|Connelly’s Top Ten: Down Draft||Mike Napoli Should be on the Trade Block||NHL Draft Day Dust has Settled, Now the Bruins Need a Winger||Day One of Draft Shows Major Changes for Bruins|
There’s just never a dull moment with Alfredo Aceves, is there?
Away from spring training to play for Mexico in the World Baseball Classic, Aceves still managed to make himself the talk of Red Sox Nation when he became involved in an all-out brawl in Saturday night’s game against Canada.
The altercation started when Canada’s Chris Robinson laid down a bunt single to lead off the top of the ninth inning with Canada up 9-3. Mexico third baseman Luis Cruz immediately signaled for pitcher Arnoldo Leon to hit the next batter. After two inside pitches, Leon planted a fastball square in the back of Canadian batter Rene Tosoni, and both benches cleared.
In the ensuing melee, Aceves, who came charging off the bench, was thrown to the ground by minor leaguer Tyson Gillies, and when he went chasing after Gillies to retaliate, the enigmatic Red Sox reliever ended up surrounded by Canadian players and received multiple haymakers to the head. But don’t take my word for it. Check the brawl out for yourself after the jump (video courtesy of ESPN):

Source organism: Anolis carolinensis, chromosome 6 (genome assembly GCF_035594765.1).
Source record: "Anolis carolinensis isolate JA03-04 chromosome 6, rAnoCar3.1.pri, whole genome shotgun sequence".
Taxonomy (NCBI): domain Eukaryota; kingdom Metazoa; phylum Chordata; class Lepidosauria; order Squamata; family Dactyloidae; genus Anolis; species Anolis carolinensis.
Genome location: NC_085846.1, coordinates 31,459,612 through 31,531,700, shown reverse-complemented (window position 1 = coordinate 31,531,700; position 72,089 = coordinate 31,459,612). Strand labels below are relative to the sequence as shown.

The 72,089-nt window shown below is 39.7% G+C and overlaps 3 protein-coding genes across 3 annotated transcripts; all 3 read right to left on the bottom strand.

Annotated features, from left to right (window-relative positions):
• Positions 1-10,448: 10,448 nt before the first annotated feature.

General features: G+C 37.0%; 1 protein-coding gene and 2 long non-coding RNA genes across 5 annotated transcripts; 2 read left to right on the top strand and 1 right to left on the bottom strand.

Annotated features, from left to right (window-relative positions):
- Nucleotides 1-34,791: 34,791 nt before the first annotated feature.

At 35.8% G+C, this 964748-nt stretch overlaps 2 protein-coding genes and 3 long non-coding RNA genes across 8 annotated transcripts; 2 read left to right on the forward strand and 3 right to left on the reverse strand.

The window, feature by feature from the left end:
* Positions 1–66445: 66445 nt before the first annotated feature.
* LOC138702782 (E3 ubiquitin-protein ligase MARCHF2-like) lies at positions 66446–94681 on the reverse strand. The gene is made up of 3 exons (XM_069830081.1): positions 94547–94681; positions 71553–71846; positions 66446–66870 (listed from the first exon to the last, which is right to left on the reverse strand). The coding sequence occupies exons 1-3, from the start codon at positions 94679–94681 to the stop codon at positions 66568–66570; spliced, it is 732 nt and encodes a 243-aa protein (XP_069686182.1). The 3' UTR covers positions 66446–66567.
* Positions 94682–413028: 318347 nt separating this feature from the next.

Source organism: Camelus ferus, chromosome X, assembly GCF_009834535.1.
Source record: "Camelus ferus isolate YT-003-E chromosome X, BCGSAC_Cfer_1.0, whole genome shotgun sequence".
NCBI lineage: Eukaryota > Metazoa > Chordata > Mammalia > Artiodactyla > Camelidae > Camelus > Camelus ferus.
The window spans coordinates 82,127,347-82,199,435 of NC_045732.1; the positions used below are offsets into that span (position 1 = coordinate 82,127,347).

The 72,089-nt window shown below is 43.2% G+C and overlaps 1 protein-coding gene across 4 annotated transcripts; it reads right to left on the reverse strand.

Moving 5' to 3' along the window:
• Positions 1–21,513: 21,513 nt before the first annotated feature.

Aceves eventually had to be held back by Canada first base coach and former NL MVP Larry Walker, who said, “I had a hold of him, and I thought I saw Satan in his eyes.”
In all, seven players were ejected for their roles in the altercation. Other significant major league players playing in the game included Justin Morneau, Joey Votto, Sergio Romo, and Adrian Gonzalez, who Walker also said he held back from the fray.
Fans also became involved, as Walker was nearly struck by a baseball thrown from the stands and a Canada coach was hit in the head by an unopened water bottle. Canada shortstop Carl Iorg hurled the bottle back into the crowd, and one Canadian player had to be restrained from entering the stands, according to the ESPN report. Police officers had to come onto the field to try to keep the situation from escalating further.
Both teams blamed the incident on the WBC’s tie-break rules, which make run differential the first tiebreaker.